COL Newspaper industry needs to make major changes

Reaching young readers should become priority

Associated Press

SAN FRANCISCO -- The newspaper industry needs to develop alternative publications, hire younger workers and offer subscribers better deals to avoid losing more ground in the multimedia race for revenue and readers, several top executives have said.

The snapshot of the industry's future emerged during a forum last week at the annual meeting of the California Newspaper Publishers Association. The forum featured executives from Gannett Co., Knight Ridder, MediaNews Group Inc. and Pulitzer Inc.

The companies own 188 dailies nationwide with a combined circulation of 13.3 million, accounting for about one in every four of the nation's newspaper subscribers.


With readership and revenues eroding in recent years, the executives said the industry needs to rethink its traditional business approaches to remain financially viable and relevant.

To attract more advertising, publishers of dailies should introduce more free weekly community publications, said Knight Ridder CEO Tony Ridder and Mark Contreras, a senior vice president for Pulitzer.

The strategy makes sense because younger readers don't seem particularly interested in reading daily papers and definitely don't want to pay for content, said Gary Watson, who runs Gannett's newspaper division.

Gannett has launched alternative weeklies in Lansing, Mich., and Boise, Idaho, aimed at readers ages 25 to 34 -- an important advertising demographic.

The experiment has taught Gannett to allow for different standards, such as the use of profanity, that wouldn't be allowed at its daily papers, Watson said.

Watson and the other executives agreed that newspapers need to become hipper by hiring more reporters and editors in their 20s and early 30s.

"You really need to hire younger people in newsrooms, writing in a style that appeals to younger people," Ridder said.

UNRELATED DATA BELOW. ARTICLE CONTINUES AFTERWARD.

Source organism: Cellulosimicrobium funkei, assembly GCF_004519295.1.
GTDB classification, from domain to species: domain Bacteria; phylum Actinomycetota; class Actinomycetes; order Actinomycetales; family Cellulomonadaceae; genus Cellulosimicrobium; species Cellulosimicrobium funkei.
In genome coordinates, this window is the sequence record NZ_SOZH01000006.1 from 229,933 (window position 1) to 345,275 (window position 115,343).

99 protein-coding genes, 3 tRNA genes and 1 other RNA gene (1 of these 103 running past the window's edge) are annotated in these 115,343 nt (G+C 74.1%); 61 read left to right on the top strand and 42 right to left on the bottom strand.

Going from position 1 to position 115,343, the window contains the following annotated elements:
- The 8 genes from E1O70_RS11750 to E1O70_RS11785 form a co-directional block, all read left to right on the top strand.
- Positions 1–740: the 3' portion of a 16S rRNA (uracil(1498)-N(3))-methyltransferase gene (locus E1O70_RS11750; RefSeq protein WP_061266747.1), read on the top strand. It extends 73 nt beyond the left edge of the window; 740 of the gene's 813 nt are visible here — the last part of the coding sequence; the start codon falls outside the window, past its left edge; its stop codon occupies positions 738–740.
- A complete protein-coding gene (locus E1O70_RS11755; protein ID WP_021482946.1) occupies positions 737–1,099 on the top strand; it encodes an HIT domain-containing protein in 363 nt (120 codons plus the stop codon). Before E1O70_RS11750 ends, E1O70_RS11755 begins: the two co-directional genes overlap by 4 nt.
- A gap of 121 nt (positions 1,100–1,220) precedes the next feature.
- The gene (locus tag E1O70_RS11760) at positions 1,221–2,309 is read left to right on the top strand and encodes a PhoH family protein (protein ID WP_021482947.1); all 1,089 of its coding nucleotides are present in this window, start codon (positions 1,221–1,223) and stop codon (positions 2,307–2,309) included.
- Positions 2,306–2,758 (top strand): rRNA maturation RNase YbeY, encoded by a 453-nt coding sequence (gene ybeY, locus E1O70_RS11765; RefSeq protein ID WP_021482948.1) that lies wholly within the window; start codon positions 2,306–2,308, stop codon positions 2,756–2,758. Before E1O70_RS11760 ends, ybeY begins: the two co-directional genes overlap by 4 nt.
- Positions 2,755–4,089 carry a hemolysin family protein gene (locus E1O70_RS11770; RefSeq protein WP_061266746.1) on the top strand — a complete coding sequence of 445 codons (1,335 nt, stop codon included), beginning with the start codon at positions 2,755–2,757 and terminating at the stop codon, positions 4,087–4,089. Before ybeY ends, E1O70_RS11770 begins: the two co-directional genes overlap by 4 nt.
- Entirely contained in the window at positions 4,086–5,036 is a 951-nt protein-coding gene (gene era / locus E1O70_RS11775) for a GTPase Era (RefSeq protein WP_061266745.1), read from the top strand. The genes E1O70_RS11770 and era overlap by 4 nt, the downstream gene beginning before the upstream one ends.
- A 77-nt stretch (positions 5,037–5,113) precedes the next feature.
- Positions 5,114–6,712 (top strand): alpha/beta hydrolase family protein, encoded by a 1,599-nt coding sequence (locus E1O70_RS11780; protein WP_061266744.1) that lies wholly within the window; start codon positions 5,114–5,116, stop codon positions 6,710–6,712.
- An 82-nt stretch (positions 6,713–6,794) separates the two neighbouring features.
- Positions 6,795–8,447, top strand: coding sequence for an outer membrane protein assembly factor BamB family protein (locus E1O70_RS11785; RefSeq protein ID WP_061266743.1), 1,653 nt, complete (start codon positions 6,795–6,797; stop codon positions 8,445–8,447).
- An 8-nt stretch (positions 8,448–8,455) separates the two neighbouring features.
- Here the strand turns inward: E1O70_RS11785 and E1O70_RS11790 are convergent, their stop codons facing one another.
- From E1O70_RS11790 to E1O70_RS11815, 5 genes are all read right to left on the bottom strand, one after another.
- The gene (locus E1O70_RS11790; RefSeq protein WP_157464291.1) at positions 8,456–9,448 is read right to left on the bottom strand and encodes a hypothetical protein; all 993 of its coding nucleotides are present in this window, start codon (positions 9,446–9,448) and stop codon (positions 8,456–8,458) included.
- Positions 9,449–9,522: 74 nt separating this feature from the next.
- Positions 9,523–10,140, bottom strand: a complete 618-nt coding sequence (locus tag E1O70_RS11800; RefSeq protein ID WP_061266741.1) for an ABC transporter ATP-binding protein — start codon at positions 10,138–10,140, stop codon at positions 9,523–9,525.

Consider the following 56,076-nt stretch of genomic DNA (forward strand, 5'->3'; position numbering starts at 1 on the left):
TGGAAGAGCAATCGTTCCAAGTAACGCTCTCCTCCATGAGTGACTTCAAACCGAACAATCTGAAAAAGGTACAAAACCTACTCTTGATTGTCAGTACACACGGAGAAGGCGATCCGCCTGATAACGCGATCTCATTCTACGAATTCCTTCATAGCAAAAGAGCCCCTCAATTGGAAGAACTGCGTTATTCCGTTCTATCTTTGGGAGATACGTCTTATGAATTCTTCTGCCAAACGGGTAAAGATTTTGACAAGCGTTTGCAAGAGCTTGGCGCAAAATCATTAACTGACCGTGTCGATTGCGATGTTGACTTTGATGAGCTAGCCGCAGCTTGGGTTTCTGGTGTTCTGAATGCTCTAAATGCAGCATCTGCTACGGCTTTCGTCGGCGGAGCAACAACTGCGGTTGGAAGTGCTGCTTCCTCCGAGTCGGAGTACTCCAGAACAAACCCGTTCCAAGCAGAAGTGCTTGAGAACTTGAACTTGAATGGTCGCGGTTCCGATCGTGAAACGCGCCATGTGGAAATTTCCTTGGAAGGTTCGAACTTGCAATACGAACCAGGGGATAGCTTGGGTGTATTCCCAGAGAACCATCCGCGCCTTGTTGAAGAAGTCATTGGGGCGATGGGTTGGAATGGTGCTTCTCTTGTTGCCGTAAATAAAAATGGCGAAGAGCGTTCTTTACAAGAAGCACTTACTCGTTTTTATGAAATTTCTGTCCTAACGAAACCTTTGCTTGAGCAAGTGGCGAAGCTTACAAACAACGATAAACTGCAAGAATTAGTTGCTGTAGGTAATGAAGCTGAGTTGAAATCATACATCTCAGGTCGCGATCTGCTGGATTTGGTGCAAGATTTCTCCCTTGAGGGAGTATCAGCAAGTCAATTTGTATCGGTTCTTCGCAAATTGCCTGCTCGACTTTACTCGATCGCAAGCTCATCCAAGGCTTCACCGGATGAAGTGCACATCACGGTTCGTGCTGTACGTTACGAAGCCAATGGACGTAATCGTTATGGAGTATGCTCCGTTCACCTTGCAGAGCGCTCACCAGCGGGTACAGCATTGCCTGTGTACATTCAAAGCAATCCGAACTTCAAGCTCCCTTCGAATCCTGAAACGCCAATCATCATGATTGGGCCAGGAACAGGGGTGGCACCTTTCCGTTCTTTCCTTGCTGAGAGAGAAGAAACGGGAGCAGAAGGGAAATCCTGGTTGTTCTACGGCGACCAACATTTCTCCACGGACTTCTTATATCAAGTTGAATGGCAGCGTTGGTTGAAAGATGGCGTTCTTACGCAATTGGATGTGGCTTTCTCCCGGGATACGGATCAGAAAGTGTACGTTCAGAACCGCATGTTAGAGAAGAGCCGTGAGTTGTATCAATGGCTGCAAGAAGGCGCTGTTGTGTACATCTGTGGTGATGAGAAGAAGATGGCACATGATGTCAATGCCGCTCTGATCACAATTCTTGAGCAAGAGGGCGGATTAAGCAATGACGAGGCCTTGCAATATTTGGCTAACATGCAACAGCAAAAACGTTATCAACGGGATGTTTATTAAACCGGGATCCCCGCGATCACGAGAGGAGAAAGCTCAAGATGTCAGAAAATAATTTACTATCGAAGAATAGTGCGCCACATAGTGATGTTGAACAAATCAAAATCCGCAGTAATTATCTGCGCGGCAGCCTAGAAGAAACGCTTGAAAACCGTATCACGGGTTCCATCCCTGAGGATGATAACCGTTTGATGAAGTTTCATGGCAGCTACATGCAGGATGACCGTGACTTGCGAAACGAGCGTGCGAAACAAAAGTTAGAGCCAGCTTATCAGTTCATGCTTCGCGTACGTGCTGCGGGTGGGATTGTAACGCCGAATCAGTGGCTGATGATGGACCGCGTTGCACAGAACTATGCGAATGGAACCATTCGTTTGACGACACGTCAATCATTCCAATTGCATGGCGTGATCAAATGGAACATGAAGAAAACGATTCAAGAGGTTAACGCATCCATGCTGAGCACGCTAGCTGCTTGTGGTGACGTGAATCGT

MediaNews President W. Dean Singleton concurred noting, "You've got 60-year-old guys covering concerts that are being attended by a bunch of 20-year-olds."


The executives generally agreed that daily papers need to lessen their dependence on subscribers for future revenue and focus more on ad sales.

Paid circulation's contribution to Knight Ridder's annual revenue will likely drop from about 20 percent today to 10 percent during the next decade, Ridder predicted.

"We have been too aggressive in pricing," Ridder said. "Every time we raise the price, I am convinced that we lose subscribers. We are going to be very careful about raising prices."

Several Knight Ridder papers, including the St. Paul Pioneer Press, already have lowered newsstand prices during the past year. Paid circulation is crucial to newspapers because the size of their readership drives their advertising rates.

One of the newspaper industry's former fears -- the rise of the Internet -- is emerging as an increasingly profitable part of their businesses, the executives said.

Singleton said MediaNews' online revenue has doubled in each of the last three years and will likely double again in the company's new fiscal year, which starts July 1.

The Internet accounted for about 2.5 percent of MediaNews' revenue in the latest fiscal year and generated 5 percent of the privately held company's earnings before interest, taxes, depreciation and amortization, or EBITDA, Singleton said.

If not for Gannett's rapidly growing Internet operations, "our situation would be much more dire," Watson said.


Although Knight Ridder's online division also has become profitable, the company still views the Internet as a threat, Ridder said, primarily because it has become a popular place for help-wanted advertising.

"That clearly is coming out of the hides of newspapers," Ridder said.

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